I now headed westwards to Greenodd, most of that distance being covered by the private road to Mearness Farm, which doubled as the Cumbria Coastal Way and used to be the Ulverston and Lakeside Line of the Furness Railway. The road being private, there was very little traffic and its low-lying nature meant that it could afford to be flat and easy going. I thus fairly bombed along it, showing rather more energy than the lazy-looking pheasants that I passed.
After about a mile and a half the footpath broke free of the private road and struck out across a field. On the far side of the fields was a narrow footbridge across the River Leven, which was starting to look properly estuarine.
The Leven is approximately eight miles long and drains Windermere, England’s largest natural lake. It is navigable (tide permitting) as far upstream as Low Wood. At low tide, it can theoretically be forded as part of the Right of Way between Cark and Ulverston (about three and a half miles downstream of Greenodd), although even then it is thigh-deep, fast-flowing and flanked by dangerous quicksand so a guide (or local knowledge) is absolutely necessary.
Egton with Newland
I crossed the Leven and entered Greenodd, a small village that was once a thriving port until the coming of the railway and the building of the Leven Viaduct. Not only did the railway provide alternate means of transport but the viaduct altered the shape of the estuary, badly affecting the viability of Greenodd’s quayside.
Today, it seems a small, sleepy village with little or no sign of its commercial past. Protected from the roaring A590 by a bypass built in the 1980s, it is surprisingly quiet. Its name means ‘green promontory’.
Penny Bridge & Smithy Green
From Greenodd, I took a street leading westward into the neighbouring village of Penny Bridge. I would not be crossing its bridge over the Crake but would instead be heading the other way, southwards through the hamlet of Smithy Green, following National Cycle Network route 70. I was soon striding along narrow country lanes, with fells in the distance and the sun having finally appeared in the sky. It was bliss.
Annoyingly, it was at this point, just as everything was going a bit Disney, what with the sunshine and the twittering birds and an unnatural urge to break out into song, that my camera decided for the first time ever that it would run out of battery. It turns out that when I’d last recharged it I had in fact done no such thing (it helps to switch the power on, apparently).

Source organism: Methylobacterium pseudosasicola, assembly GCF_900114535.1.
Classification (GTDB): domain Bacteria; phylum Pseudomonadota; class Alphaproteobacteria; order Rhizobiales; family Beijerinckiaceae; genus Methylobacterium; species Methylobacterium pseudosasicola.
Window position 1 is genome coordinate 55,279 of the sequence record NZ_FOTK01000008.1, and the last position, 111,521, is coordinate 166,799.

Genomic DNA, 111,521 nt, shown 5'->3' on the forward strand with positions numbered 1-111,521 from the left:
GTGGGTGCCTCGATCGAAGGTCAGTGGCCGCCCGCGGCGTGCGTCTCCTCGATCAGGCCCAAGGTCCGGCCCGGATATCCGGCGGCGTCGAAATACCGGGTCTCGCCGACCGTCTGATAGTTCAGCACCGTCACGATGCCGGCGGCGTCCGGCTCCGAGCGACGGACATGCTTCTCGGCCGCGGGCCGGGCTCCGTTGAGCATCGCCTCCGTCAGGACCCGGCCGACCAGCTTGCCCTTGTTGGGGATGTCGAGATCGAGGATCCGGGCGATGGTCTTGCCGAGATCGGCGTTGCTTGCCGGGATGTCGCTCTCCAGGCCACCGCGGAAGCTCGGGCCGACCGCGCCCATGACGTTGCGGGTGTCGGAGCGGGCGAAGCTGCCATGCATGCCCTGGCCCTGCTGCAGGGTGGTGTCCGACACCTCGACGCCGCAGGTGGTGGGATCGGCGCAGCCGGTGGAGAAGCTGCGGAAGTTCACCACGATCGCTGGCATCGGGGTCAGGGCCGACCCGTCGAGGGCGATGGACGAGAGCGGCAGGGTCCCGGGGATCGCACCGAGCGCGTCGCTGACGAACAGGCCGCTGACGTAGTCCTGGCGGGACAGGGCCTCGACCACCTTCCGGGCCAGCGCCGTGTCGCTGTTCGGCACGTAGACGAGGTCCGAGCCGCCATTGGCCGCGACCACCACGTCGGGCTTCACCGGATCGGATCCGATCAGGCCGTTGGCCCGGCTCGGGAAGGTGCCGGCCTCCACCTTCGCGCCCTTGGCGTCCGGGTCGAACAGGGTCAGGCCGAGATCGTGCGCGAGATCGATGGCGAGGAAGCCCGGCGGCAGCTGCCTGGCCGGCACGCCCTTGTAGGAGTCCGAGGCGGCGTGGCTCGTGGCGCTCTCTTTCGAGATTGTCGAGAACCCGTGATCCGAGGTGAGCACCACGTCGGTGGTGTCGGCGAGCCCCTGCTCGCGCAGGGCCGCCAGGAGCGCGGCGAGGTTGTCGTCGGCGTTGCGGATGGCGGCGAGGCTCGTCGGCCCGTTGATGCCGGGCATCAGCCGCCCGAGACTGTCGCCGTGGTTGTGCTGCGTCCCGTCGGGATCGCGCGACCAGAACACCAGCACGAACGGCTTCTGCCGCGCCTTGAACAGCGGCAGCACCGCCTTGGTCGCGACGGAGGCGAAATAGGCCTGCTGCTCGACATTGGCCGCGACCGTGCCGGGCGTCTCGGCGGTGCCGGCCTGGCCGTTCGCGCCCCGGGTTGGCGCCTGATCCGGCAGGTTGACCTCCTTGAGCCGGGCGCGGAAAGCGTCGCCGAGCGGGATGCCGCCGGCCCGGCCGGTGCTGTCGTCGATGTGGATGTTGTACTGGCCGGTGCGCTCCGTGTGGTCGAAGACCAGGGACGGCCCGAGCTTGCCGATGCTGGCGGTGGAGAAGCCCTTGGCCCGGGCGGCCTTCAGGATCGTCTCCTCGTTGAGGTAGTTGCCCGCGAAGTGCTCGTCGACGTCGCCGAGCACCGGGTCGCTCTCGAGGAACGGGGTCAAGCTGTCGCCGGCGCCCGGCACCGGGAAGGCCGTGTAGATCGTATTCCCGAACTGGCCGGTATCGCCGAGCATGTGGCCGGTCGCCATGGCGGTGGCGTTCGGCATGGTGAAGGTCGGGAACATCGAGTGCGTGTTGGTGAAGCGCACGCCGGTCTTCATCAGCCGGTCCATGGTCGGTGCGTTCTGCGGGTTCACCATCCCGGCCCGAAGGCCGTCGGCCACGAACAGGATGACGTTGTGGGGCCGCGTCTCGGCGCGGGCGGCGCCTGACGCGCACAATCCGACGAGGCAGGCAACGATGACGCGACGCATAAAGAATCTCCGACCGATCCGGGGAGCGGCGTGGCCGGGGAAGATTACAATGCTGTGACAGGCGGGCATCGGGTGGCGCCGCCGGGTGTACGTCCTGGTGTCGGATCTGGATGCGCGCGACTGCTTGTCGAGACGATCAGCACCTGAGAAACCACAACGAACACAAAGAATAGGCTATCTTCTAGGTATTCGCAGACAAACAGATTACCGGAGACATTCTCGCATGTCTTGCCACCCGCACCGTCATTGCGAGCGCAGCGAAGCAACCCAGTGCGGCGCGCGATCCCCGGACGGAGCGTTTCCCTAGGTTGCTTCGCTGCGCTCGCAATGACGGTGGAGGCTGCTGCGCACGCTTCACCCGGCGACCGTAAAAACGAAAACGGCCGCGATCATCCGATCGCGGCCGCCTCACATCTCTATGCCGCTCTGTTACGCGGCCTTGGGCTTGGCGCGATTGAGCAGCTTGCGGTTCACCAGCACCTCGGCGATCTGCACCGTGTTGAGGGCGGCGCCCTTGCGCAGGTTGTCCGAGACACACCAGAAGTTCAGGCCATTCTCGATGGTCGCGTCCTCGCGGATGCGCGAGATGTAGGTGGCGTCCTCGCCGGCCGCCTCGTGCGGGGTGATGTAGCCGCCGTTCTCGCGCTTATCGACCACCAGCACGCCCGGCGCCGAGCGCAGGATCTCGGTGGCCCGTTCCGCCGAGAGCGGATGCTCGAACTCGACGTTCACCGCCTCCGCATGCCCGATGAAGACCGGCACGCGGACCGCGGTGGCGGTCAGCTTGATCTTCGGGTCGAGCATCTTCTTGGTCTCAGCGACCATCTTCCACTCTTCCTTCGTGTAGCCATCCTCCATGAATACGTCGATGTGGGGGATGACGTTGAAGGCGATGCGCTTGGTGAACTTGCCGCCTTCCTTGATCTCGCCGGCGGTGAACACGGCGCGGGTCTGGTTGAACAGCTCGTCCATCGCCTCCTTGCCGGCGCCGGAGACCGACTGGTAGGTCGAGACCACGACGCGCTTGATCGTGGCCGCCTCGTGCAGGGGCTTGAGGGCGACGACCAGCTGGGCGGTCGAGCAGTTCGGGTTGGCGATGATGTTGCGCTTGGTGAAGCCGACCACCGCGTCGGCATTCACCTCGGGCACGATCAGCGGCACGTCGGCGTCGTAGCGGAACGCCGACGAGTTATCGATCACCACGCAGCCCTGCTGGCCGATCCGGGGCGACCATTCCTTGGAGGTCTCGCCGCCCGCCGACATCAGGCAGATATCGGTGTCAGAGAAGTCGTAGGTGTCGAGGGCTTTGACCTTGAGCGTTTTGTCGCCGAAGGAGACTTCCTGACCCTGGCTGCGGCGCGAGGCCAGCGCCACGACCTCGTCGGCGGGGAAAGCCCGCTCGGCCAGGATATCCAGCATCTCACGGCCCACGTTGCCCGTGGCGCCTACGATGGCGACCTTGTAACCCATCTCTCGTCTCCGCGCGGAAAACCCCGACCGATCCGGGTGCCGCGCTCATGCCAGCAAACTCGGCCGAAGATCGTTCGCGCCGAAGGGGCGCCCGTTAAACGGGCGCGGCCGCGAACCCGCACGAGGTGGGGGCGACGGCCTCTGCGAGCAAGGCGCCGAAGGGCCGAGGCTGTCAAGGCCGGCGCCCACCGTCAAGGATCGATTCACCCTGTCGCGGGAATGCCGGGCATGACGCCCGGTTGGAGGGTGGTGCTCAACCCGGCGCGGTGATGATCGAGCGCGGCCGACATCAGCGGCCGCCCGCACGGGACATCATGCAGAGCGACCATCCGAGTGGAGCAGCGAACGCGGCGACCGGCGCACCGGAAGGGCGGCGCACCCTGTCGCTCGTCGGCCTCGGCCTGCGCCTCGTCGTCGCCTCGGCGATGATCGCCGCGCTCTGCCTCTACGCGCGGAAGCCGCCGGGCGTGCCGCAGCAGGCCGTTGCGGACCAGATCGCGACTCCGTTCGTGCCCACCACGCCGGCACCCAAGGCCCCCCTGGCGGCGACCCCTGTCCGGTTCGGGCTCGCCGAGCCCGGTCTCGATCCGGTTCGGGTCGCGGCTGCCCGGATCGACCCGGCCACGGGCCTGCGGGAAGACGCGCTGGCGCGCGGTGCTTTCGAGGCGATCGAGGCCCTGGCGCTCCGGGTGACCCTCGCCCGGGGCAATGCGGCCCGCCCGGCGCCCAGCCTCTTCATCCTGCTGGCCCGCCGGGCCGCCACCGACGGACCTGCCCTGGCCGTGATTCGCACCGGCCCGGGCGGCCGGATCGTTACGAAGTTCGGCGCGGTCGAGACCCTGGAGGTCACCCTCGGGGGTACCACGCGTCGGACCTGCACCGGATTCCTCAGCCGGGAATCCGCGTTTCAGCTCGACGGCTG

Oh well, I thought, at least I have my phone. And I did. It had one single bar of power left.
Slightly annoyed with myself for this state of impending cameralessness, I continued on my way. The country lanes conveyed me to the hamlet of Mansriggs and thence to the busier (but not too busy) B5281, which led directly south to Ulverston.
Ulverston takes its name from a personal name — either Old Norse Úlfarr or Old English Wulfhere, both meaning ‘wolf warrior’ — and the OE suffix tūn, meaning ‘settlement’. It is recorded in the Domesday Book of 1086 as ‘Ulurestun’ and was granted a market charter by Edward I in 1280.
An attractive-looking town, Ulverston has embraced tourism without becoming tacky and hosts a number of festivals throughout the year. It was the birthplace of Stan Laurel (1890-1965) of the famous comedy double act Laurel & Hardy and has a small museum dedicated to them.
Above the town, atop Hoad Hill, stands a monument which at first glance appears to be a lighthouse. This is because it was designed to resemble the third Eddystone Lighthouse although it has never housed a functional light. It was erected to honour Sir John Barrow (1764-848), a statesman, writer and civil servant who was born in the town.
Sadly, with my camera out of action, I could only rely on my phone to take pictures of Ulverston. Or not. It managed one picture, in which it rather failed to deal with the light levels — or I failed to operate it correctly, take your pick — and then gave up and lost all power too.
Having reached my destination for the day, I availed myself of Ulverston’s shops and enjoyed some food and a rest. I also took advantage of its taxi rank as I was actually staying in Great Urswick, three miles southwest of Ulverston, and I didn’t feel the need to do any more walking.
I stayed overnight in a pub in Great Urswick, the extremely hospitable landlord of which took interest in my walking and explained to me the best possible route for walking back to Ulverston in the morning. His barmaid, a bubbly young woman, was rather nonplussed by the idea, responding to news that I’d walked twenty miles with the genuinely perplexed question:
‘But why would you do that?’
Because, of course. Just because.
This time: 20½ miles
Total since Gravesend: 2,075 miles